Cascade club offers small steps — with a big impact — to combat climate action


Lizzy Wan

Cascade Climate Action club cleans up trash at Coyote Point on Oct. 23.

Lizzy Wan, Diversity Coordinator

Although 7 months old, the Cascade Climate Action club has already picked up nearly 100 pounds of trash in three cleanups at Coyote Point, Marina Lagoon and BHS. 

The club was started by juniors Stella Wettan and Cora Haggarty to get students involved in the climate crisis through education, empowerment and action. They want students to discuss issues facing the planet but also be part of the solution. 

“Originally, Cora and I did not intend to make Cascade Climate Action an in-school club; we created it over the summer, hoping to reach both middle school and high school students through educational outreach and volunteer opportunities outside of school,” Wettan said. “We eventually decided bringing our project to Burlingame High School would be an effective way to connect with students and facilitate events during school hours.”

They chose “cascade” as their club name for its double meaning. Cascade, another word for a waterfall, symbolizes their effort to protect nature’s natural beauties. Additionally, something that “cascades” creates a ripple effect. In the long run, Haggarty and Wettan hope  their club can inspire broader climate action.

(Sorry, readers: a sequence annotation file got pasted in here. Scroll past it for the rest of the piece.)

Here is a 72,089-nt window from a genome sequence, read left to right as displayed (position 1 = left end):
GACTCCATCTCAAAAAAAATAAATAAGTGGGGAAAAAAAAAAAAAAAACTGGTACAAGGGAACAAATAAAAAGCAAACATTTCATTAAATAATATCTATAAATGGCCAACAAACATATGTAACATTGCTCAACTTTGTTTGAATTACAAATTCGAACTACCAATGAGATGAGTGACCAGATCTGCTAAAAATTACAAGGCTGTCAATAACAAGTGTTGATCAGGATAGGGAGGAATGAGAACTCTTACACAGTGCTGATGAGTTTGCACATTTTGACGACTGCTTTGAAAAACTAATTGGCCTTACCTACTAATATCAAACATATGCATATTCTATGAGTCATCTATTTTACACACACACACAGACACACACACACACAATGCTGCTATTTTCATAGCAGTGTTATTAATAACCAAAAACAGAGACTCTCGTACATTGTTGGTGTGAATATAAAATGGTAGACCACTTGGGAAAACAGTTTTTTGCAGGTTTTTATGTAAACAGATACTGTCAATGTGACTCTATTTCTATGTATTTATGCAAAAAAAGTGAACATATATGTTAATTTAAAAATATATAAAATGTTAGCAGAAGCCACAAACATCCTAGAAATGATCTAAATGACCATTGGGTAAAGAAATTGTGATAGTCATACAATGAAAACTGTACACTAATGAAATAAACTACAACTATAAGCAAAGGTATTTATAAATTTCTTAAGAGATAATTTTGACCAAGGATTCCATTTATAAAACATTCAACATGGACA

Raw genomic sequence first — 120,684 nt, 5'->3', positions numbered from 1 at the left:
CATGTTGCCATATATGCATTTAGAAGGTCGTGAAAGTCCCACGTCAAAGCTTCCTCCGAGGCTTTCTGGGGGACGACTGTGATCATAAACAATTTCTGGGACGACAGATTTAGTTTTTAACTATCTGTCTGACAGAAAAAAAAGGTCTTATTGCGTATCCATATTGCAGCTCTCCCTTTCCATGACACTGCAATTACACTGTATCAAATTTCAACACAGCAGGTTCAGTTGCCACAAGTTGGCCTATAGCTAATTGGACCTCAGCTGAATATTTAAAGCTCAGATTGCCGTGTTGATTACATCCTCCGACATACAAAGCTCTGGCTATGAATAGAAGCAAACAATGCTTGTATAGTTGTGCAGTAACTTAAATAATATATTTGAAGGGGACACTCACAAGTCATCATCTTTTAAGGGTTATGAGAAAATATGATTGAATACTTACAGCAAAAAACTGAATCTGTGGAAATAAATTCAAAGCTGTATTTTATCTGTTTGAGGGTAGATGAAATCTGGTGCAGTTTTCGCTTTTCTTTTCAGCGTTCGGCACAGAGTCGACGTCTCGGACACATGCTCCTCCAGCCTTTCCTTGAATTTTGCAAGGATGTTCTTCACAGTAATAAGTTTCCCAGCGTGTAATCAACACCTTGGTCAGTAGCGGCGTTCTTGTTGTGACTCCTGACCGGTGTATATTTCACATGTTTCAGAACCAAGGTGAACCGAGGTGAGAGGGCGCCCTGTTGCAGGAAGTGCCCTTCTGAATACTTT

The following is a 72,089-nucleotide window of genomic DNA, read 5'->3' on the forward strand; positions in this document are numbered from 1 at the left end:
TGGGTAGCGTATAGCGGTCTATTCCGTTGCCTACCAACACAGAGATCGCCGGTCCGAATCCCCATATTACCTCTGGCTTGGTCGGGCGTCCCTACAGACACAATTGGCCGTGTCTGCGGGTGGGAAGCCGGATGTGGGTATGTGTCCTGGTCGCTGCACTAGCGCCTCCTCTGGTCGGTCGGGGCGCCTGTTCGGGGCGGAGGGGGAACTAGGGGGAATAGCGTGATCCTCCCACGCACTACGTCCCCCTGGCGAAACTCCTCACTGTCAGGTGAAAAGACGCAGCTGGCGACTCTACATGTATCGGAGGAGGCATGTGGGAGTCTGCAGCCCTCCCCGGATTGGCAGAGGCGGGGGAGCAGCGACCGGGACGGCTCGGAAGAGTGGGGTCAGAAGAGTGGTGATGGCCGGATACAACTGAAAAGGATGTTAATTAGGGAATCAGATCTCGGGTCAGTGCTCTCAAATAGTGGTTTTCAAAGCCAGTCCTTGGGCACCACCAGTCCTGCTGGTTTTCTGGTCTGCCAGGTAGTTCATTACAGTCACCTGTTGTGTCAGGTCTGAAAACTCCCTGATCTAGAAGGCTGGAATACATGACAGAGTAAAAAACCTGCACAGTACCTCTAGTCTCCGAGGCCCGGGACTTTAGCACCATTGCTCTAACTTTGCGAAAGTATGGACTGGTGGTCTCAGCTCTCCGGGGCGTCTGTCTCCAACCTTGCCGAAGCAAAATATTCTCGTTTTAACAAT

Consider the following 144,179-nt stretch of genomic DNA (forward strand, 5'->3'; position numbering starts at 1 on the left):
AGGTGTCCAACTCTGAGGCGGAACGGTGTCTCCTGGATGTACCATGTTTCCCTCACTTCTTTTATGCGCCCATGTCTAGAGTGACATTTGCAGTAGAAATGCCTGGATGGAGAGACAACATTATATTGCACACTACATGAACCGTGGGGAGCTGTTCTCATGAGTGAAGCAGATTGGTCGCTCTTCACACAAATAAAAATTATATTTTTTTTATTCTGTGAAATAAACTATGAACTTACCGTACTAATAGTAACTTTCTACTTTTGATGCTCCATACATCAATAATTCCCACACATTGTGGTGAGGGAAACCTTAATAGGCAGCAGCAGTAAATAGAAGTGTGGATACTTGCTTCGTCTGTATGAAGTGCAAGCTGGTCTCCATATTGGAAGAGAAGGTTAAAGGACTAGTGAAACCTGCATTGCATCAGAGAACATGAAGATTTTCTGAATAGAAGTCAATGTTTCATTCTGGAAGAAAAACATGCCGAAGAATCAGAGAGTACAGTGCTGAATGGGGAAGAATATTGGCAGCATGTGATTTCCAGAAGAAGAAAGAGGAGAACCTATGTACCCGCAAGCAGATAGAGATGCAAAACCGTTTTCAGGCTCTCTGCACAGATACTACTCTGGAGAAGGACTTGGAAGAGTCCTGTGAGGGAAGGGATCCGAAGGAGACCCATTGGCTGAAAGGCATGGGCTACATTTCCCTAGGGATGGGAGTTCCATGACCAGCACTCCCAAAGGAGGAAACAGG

Outside of their regular clean-ups, the club hosts a meeting every Tuesday to plan upcoming events and discuss current events revolving around climate change as a club. However, the club doesn’t require interested volunteers to join meetings, prioritizing attendance at the clean-ups.  

“Everyone has a shared interest in our goals and taking care of the environment, of course, and everyone’s just amazing,” Haggarty said. 

In addition to the clean-ups, the club also has a blog where they encourage students to write various articles about climate issues that they care about. Articles on their blog range from profiles of guest speakers to op-eds that speak to the biggest issues surrounding climate change.    

Although Haggarty and Wettan started the blog, various club members contribute to it as an alternative to the clean-ups. This allows students to be involved in more than one way and allows all types of club members to find where they fit in, they said.

The club also encourages members to contribute their own talents and passions. Junior Mason Rosales, for instance, brings his GoPro to clean-ups and creates montage-style videos to post on the Cascade Club Instagram account. 

“All the garbage we pick up just keeps me coming back because it shows we’re doing something,” Rosales said.